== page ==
An emerging body of literature in sociology has demonstrated that diagnosis is a useful focal point for understanding the social dimensions of health and illness. This article contributes to this work by drawing attention to the relationship between diagnostic spaces and the way in which clinicians use their own bodies during the diagnostic process. As a case study, we draw upon fieldwork conducted with a multidisciplinary clinical team providing deep brain stimulation (DBS) to treat children with a movement disorder called dystonia. Interviews were conducted with team members and diagnostic examinations were observed. We illustrate that clinicians use communicative body work and verbal communication to transform a material terrain into diagnostic space, and we illustrate how this diagnostic space configures forms of embodied 'sensing-and-acting' within. We argue that a 'diagnosis' can be conceptualised as emerging from an interaction in which space, the clinician-body, and the patient-body (or body-part) mutually configure one another. By conceptualising diagnosis in this way, this article draws attention to the corporal bases of diagnostic power and counters Cartesian-like accounts of clinical work in which the patient-body is objectified by a disembodied medical discourse.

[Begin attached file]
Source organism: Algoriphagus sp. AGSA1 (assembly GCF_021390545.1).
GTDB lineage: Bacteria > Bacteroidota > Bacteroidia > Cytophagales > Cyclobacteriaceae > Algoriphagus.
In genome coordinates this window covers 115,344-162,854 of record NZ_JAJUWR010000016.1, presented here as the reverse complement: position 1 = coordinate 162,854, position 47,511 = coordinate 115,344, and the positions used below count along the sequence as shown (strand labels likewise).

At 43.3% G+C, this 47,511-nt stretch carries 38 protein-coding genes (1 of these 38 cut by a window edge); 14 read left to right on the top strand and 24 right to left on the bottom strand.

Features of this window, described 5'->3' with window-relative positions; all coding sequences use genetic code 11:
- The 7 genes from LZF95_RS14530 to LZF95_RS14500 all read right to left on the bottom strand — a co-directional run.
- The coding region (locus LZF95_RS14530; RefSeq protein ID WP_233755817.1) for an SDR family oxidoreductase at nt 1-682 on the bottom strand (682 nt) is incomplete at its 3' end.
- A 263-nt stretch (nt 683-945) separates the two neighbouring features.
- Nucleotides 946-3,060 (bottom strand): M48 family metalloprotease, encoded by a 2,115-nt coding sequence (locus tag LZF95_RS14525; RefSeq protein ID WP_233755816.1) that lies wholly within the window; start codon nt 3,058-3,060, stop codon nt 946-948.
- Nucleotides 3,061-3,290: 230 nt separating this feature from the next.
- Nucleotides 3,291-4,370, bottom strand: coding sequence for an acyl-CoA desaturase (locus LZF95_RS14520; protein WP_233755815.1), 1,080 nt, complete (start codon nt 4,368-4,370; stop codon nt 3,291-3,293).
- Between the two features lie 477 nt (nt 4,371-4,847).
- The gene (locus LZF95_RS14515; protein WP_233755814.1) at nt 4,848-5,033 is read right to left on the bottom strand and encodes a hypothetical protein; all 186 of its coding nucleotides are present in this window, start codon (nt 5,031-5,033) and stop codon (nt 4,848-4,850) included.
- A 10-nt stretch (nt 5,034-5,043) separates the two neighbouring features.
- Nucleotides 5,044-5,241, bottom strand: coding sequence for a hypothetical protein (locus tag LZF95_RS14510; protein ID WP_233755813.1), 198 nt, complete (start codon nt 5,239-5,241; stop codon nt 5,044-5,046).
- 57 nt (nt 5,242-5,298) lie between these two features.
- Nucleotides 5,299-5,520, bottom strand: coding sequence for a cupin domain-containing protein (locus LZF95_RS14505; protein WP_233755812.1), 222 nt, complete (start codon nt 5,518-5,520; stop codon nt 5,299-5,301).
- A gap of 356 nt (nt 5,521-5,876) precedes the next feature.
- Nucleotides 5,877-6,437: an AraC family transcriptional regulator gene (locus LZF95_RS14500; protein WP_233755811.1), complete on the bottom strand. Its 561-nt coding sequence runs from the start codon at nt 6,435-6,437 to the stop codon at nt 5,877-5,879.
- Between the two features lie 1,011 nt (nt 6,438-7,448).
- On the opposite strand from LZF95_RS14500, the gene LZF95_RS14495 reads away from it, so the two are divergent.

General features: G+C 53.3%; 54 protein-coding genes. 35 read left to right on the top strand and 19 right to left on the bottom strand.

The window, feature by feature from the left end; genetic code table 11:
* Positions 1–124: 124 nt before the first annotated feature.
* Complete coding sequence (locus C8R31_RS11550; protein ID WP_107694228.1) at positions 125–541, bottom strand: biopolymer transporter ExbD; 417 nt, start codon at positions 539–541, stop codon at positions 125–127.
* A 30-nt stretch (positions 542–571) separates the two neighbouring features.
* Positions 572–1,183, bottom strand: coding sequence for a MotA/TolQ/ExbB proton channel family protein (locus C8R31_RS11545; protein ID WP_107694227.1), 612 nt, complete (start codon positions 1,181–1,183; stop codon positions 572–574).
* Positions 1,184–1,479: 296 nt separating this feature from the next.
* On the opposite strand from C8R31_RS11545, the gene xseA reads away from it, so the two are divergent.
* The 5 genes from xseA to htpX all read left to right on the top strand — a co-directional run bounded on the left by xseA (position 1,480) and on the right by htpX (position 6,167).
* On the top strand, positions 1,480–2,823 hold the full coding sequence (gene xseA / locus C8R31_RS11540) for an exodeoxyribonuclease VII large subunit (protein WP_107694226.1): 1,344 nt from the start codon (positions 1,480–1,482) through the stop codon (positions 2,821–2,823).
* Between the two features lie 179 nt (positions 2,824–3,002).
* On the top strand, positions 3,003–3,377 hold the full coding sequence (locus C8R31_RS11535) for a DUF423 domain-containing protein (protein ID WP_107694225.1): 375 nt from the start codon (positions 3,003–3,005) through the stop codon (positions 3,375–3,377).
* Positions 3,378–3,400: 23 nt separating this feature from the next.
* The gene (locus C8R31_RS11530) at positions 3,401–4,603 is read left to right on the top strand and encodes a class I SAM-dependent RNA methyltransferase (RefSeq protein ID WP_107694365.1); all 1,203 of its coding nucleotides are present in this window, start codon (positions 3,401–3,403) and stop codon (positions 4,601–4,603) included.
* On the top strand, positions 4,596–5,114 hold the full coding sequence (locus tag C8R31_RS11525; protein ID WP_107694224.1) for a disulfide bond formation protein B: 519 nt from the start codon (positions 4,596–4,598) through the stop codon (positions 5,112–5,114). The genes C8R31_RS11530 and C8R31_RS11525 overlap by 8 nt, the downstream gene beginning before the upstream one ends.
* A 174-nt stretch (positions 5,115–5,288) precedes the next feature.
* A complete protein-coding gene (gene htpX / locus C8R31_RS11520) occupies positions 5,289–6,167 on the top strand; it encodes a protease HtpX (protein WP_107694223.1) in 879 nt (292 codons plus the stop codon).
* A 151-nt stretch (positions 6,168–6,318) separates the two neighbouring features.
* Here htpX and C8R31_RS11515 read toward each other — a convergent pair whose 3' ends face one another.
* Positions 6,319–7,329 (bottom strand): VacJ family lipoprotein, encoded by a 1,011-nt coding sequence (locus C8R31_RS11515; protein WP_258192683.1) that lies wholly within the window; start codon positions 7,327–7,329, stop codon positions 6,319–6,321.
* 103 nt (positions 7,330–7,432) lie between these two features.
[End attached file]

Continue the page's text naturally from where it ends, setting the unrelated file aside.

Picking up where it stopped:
- Body work